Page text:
3. 'If the Vihara be unoccupied, he ought to knock at the door, then to wait a minute, then to undo the bolt, and open the door, and then, still standing outside, to look within.

'If that Vihara is covered with dust, or the beds or chairs are piled one upon another, and the bedding put in a heap on the top of them,--then if

he can do so he ought to clean up the Vihara. And when cleaning the Vihara, he ought to take the floor matting out and put it down on one side, and the supports of the bedsteads, and the bolsters and pillows, and the mat which is used as a seat. Putting the bedsteads and chairs down on to the ground, and carefully avoiding scratching (the floor with them) or knocking them up against (the door-posts), he ought to take them outside the door, and put them down on one side. The spittoon and the board to lean up against ought to be taken out, and put down on one side.

'If the Vihara is covered with cobwebs, they should first be removed with a cloth. The casements should be dusted, especially in the corners and joints.

'If the wall which had been plastered and red-washed, or the floor which had been laid (with earth) and black-washed, has become dirty in the corners, they should be wiped down with a duster that has been first wetted and wrung out. If the floor has not been so prepared, it should be sprinkled over with water and swept, lest the Vihara should be spoilt by dust. The sweepings should be gathered together, and cast aside.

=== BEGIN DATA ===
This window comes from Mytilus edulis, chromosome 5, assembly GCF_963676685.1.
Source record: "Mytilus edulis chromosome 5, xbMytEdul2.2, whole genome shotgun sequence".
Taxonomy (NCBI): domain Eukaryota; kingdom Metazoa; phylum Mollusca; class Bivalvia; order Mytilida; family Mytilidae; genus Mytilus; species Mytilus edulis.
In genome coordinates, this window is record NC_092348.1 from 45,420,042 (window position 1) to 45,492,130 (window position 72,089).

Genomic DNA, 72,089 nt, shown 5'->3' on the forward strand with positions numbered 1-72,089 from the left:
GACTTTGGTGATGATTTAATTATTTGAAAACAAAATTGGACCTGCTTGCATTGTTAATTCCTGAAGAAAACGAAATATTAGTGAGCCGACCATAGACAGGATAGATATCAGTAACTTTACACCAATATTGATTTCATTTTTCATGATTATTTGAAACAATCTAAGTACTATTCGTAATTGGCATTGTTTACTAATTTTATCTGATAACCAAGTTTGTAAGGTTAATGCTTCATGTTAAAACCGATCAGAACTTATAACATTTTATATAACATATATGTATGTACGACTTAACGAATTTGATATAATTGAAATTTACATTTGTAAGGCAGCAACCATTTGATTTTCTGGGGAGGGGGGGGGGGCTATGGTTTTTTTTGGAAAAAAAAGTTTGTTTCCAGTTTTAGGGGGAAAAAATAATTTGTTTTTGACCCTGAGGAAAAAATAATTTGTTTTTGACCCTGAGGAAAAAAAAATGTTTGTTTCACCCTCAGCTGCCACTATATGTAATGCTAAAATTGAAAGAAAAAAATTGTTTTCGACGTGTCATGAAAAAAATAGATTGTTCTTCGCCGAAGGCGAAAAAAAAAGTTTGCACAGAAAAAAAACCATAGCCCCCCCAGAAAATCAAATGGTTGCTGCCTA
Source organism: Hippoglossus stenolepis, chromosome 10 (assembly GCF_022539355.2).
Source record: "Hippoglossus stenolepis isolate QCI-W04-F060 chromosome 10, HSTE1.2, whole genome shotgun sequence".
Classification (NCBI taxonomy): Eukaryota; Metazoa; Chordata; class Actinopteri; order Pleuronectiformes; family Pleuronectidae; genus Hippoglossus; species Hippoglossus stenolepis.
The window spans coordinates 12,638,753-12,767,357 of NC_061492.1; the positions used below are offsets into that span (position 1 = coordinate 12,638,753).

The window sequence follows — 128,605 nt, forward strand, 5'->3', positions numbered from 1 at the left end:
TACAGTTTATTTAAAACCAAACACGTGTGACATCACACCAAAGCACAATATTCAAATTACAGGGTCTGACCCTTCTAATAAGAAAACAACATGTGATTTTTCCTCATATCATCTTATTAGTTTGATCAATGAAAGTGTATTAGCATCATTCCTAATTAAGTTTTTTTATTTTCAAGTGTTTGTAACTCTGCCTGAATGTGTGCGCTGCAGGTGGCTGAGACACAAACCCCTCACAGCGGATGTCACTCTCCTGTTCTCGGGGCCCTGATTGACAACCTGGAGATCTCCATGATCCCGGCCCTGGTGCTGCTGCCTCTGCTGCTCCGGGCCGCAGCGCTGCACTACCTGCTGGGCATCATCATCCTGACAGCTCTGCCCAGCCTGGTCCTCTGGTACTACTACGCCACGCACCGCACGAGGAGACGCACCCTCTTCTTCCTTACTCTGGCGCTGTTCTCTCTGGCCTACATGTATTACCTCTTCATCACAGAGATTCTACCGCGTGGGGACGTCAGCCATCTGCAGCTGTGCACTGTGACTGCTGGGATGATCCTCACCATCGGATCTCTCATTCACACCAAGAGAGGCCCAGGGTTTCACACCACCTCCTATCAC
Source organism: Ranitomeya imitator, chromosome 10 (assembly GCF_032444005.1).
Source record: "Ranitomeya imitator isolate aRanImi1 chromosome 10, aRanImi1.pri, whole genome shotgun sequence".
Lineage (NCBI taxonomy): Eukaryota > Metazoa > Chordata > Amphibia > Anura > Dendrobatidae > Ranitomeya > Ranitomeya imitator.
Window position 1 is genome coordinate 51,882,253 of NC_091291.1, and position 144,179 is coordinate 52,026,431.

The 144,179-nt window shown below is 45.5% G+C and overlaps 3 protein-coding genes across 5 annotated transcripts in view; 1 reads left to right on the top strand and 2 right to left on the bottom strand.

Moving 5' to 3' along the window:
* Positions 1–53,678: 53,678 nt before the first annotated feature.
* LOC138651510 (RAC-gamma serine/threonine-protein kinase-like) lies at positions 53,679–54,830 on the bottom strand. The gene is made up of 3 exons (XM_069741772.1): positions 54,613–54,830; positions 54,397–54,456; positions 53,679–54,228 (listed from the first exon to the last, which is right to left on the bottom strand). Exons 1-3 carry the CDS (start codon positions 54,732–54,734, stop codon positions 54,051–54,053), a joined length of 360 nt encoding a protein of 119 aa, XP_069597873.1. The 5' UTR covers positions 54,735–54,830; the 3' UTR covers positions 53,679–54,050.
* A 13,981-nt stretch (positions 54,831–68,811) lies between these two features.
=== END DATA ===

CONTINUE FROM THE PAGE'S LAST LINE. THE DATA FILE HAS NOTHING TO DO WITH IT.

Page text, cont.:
4. 'The floor coverings should be dried in the sun, cleaned, beaten to get the dust out, taken back, and spread out again in the place to which they belonged. The supports of the bed should be dried in the sun, dusted, taken back, and put in the place to which they belonged. The bed (manka) and the chairs (pitha) should be aired in the sun, cleaned, beaten to get the dust out, turned upside down, taken back, carefully avoiding scratching them against the floor, or knocking them up against the door-posts, and then put in the place to which they belonged. The bolsters and pillows, and the

mats used as seats, should be aired in the sun, cleaned; beaten to get the dust out, taken back, and put in the place to which they belonged. The spittoon, and the board for leaning up against, should be put in the sun, dusted, taken back, and put in the place to which they belonged.

15. '(Then the incoming Bhikkhu) should put away his bowl and his robe. In putting away his bowl, he should hold it in one hand while he feels under the bed or the chair with the other, and then put it away; and he should not put it on a part of the floor which has been left bare. In putting away his robe, he should hold it in one hand while he feels along the bamboo or the rope used for hanging robes on with the other; and then hang it up with the border turned away from him, and the fold turned towards him.

'If the winds, bearing dust with them, blow from the East, West, North, or South, the window spaces on the side in question should be closed up (with shutters or lattices). If it is cold weather, the lattices should be opened by day, and closed by

night: if it is hot weather, they should be closed by day, and opened by night.'If the cell, or the store-room, or the refectory, or the room where the fire is kept, or the privy, is covered with dust, it should be swept out. If there is no drinking-water, or water for washing, they should be provided. If there is no water in the rinsing-pot, water should be poured into it.

'This, O Bhikkhus, is the rule of conduct for incoming Bhikkhus, according to which they ought to behave.'